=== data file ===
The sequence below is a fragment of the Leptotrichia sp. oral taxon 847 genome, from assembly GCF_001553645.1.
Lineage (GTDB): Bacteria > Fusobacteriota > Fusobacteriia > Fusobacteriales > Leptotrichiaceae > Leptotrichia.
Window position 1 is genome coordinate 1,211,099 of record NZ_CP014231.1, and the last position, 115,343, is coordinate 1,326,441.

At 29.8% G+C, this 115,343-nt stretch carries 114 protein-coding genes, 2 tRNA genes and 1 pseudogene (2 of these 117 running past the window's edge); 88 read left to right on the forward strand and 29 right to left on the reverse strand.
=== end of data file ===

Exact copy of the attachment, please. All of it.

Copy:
The sequence below is a fragment of the Leptotrichia sp. oral taxon 847 genome, from assembly GCF_001553645.1.
Lineage (GTDB): Bacteria > Fusobacteriota > Fusobacteriia > Fusobacteriales > Leptotrichiaceae > Leptotrichia.
Window position 1 is genome coordinate 1,211,099 of record NZ_CP014231.1, and the last position, 115,343, is coordinate 1,326,441.

At 29.8% G+C, this 115,343-nt stretch carries 114 protein-coding genes, 2 tRNA genes and 1 pseudogene (2 of these 117 running past the window's edge); 88 read left to right on the forward strand and 29 right to left on the reverse strand.